Taiwan voters reject same-sex marriage in referendum

Posted November 27, 2018

Voters interviewed ahead of the vote said they were looking for local leaders who could build major new infrastructure, stimulate the economy or help particular groups such as youth.

China has welcomed the defeat of Taiwan's ruling, pro-independence Democratic Progressive Party in Saturday's local elections.

In the Saturday elections, the DPP lost seven of its 13 cities and counties to main opposition Nationalist Party or Kuomintang (KMT).

The ballot, in which the Taiwanese will vote on for political representatives ranging from the village to city level, also features 10 referendums, including one on gay rights.

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On May 24, 2017, Taiwan's Constitutional Court ruled that the Civil Code's current definition of marriage - between a man and a woman - was unconstitutional.

LGBT couples hope Taiwan will be the first place in Asia to recognize same-sex marriage, letting them share child custody and insurance benefits. "Family values and inclusion of those values in the education of the next generation are mainstream public opinion that the government should heed".

Amnesty tweeted, "Taiwan's referendum results rejecting marriage equality are a bitter blow but despite this setback, we remain confident that love and equality will ultimately prevail!"

Last year, Taiwan's highest court ruled that same-sex couples had the right to legally marry and set a two-year deadline for legalization.

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"She will need to express clearly that Taiwan is happy to bolster cooperation with the USA, while she also needs to make it clear that Taiwan is not trying to lock horns with China" said Jou Yi-cheng, who was once a speechwriter for former President Chen Shui-bian, a DPP member.

Tsai told reporters that she would take "complete responsibility" for the defeat as she resigned as chair of the party.

Relations between the two countries deteriorated after Tsai's pro-independence party entered office in 2016. Wins in the southern city of Kaohsiung, which had been held by the DPP for 20 years, and Taichung were significant.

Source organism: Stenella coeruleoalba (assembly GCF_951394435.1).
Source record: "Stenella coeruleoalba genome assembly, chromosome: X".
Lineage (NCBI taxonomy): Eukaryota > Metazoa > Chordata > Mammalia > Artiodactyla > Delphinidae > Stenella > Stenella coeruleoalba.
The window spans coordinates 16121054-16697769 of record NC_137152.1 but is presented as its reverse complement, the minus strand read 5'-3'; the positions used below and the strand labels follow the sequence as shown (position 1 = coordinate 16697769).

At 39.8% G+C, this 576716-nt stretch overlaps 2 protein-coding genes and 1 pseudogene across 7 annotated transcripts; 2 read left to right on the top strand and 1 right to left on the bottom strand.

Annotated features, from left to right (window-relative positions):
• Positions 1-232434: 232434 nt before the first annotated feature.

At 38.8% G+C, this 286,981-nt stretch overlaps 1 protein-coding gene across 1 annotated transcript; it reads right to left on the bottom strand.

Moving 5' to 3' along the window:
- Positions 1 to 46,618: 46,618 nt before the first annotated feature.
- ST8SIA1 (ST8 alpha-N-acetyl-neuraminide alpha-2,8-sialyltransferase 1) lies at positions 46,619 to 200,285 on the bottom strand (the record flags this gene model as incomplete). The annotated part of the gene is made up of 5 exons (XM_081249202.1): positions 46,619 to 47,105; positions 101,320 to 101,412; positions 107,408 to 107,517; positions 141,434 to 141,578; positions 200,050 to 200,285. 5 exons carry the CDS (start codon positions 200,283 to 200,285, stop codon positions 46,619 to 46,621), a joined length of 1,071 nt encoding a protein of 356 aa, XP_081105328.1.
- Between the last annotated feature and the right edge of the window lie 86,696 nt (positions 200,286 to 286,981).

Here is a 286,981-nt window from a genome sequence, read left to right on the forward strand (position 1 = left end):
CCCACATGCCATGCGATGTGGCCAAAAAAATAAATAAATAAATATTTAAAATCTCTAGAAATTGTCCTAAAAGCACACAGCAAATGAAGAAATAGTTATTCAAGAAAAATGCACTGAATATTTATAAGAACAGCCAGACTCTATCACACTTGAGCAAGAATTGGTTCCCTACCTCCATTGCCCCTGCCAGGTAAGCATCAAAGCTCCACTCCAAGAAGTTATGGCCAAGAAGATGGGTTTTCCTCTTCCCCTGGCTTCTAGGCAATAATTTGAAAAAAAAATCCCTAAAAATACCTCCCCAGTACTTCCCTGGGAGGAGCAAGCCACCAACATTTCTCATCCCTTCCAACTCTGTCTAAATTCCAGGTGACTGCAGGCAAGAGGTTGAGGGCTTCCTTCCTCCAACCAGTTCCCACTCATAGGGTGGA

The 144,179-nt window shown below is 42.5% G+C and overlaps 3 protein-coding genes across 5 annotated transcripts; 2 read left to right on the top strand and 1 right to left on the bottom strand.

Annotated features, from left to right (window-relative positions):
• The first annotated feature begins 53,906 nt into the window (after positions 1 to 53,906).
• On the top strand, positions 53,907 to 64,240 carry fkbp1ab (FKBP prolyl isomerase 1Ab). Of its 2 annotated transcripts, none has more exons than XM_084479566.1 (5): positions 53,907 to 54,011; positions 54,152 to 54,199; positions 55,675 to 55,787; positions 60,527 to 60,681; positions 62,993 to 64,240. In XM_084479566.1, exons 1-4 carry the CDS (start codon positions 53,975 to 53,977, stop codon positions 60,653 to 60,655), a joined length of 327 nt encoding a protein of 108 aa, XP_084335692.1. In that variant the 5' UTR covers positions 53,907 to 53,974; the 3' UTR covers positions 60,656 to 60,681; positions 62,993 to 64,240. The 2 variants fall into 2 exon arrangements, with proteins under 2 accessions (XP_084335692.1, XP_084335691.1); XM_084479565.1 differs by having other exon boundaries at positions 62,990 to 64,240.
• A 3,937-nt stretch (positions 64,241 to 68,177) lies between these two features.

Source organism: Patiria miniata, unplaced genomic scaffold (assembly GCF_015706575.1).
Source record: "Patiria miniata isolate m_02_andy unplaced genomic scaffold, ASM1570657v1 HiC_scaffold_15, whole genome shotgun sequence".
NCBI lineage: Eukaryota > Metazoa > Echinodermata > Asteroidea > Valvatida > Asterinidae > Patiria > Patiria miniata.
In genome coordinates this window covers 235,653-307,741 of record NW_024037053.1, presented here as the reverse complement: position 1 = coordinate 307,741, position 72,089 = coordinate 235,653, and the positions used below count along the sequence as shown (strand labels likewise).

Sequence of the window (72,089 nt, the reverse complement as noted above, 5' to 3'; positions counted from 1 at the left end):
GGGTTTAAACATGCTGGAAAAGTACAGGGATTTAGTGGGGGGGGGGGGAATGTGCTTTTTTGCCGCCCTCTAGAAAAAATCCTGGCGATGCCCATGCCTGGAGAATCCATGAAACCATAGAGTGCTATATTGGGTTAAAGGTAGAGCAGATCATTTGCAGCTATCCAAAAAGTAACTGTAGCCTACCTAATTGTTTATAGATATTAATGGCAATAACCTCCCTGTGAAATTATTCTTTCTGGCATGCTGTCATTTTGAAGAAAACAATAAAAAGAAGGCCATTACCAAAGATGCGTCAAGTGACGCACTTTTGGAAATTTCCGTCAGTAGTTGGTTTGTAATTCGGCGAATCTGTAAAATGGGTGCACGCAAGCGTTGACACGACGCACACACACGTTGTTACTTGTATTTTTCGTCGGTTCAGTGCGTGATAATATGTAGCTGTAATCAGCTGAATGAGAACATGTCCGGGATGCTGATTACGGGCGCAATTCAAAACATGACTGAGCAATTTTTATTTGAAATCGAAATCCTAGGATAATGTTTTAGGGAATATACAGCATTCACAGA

The KMT won 15 of 22 mayoral and county magistrates seats, up from just six.

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Since her election, Tsai has walked a fine line on relations with China, maintaining Taiwan's de facto independent status that the vast majority of Taiwanese support, while avoiding calls from the more radical elements of her party for moves to declare formal separation from the mainland.

"The election shows that the Tsai administration has betrayed Taiwan's interests and become a troublemaker whose actions have drifted farther away from the practical needs of the Taiwan people and the historical truth of the consensus there is only one China".

Tensions have also increased between China and Taiwan in recent months, after China conducted numerous military drills in the Taiwan Strait and has successively stolen a number of Taiwan's dwindling diplomatic allies, including El Salvador.

Ms Tsai said the DPP would reflect on the defeat, but she vowed to press on. Beijing has denied the allegations. As in previous elections it also tried to fuel fears about China.

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As for public sentiment regarding Taiwan's relations with China, Taiwanese online media Up Media, in an opinion article published on November 25, pointed out that neither DPP nor KMT candidates mentioned at length their positions with regard to their China policy, indicating that there is a consensus among the general Taiwanese public that unification with China isn't an option.